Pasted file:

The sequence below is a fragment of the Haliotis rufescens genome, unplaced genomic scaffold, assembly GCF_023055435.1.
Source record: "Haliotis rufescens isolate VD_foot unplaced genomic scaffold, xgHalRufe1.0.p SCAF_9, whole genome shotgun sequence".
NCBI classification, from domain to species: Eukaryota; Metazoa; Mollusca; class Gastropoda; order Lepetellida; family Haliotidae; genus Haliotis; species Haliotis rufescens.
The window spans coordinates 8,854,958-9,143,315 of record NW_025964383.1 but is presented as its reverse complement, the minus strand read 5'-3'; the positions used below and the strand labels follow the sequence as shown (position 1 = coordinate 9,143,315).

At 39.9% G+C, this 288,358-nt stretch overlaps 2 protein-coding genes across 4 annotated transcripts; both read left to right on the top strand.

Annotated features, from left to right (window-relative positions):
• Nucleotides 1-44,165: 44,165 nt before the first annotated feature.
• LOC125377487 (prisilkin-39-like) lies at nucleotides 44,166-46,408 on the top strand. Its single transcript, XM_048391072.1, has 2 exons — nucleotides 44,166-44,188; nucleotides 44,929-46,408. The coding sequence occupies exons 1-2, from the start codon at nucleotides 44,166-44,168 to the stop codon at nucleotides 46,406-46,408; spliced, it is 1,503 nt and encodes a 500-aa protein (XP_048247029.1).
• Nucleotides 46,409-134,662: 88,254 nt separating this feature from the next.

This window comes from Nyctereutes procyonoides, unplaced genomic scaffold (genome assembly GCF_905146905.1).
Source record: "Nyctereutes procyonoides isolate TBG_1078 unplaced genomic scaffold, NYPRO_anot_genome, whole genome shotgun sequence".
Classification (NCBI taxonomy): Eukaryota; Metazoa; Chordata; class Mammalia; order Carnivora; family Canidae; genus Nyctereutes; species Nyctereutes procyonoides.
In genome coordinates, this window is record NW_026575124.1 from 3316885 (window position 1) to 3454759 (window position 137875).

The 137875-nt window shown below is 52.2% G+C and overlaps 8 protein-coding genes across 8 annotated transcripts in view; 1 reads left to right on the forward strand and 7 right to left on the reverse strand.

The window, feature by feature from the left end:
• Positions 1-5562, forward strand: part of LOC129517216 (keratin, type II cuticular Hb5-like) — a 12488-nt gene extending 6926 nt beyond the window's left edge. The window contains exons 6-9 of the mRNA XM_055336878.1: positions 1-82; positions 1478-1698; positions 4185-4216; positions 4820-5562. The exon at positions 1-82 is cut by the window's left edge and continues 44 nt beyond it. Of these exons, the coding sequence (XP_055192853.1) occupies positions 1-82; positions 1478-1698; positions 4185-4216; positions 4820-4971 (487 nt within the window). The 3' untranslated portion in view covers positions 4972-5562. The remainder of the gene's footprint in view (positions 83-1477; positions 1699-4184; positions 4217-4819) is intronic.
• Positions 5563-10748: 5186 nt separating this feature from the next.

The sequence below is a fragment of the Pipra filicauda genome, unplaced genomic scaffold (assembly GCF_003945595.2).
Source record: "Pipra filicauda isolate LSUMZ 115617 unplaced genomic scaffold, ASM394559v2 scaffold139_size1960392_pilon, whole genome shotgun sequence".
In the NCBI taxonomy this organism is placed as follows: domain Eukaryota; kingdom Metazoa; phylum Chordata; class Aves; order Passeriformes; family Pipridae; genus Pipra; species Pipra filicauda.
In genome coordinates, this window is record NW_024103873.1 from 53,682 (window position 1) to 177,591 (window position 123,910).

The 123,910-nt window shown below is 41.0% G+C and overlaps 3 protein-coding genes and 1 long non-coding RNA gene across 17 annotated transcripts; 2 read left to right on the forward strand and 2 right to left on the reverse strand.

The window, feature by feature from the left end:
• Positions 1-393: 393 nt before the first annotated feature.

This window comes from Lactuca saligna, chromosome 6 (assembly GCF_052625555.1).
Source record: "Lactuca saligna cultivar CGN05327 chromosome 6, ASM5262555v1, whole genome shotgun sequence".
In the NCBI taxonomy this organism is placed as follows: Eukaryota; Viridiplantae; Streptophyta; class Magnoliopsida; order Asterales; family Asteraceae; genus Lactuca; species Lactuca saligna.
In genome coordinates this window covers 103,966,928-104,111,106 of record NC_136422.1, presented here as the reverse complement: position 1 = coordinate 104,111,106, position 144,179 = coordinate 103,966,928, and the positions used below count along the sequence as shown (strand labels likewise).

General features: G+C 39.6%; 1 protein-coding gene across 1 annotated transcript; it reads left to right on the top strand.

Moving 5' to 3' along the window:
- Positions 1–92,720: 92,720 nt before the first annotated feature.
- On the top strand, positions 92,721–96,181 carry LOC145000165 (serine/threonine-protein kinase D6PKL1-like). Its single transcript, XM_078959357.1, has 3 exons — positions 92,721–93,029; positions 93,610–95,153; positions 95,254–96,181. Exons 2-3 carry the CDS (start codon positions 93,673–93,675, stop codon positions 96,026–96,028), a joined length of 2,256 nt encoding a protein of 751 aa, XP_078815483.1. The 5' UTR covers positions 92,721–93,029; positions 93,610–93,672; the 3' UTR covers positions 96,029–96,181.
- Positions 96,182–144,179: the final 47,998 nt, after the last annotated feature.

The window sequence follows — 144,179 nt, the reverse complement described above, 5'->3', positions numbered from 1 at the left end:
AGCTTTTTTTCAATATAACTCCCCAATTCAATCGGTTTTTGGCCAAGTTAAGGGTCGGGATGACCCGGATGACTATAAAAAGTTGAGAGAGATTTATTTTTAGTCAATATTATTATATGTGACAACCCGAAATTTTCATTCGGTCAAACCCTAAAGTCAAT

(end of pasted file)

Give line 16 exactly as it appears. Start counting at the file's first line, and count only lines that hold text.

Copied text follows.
• Positions 1-5562, forward strand: part of LOC129517216 (keratin, type II cuticular Hb5-like) — a 12488-nt gene extending 6926 nt beyond the window's left edge. The window contains exons 6-9 of the mRNA XM_055336878.1: positions 1-82; positions 1478-1698; positions 4185-4216; positions 4820-5562. The exon at positions 1-82 is cut by the window's left edge and continues 44 nt beyond it. Of these exons, the coding sequence (XP_055192853.1) occupies positions 1-82; positions 1478-1698; positions 4185-4216; positions 4820-4971 (487 nt within the window). The 3' untranslated portion in view covers positions 4972-5562. The remainder of the gene's footprint in view (positions 83-1477; positions 1699-4184; positions 4217-4819) is intronic.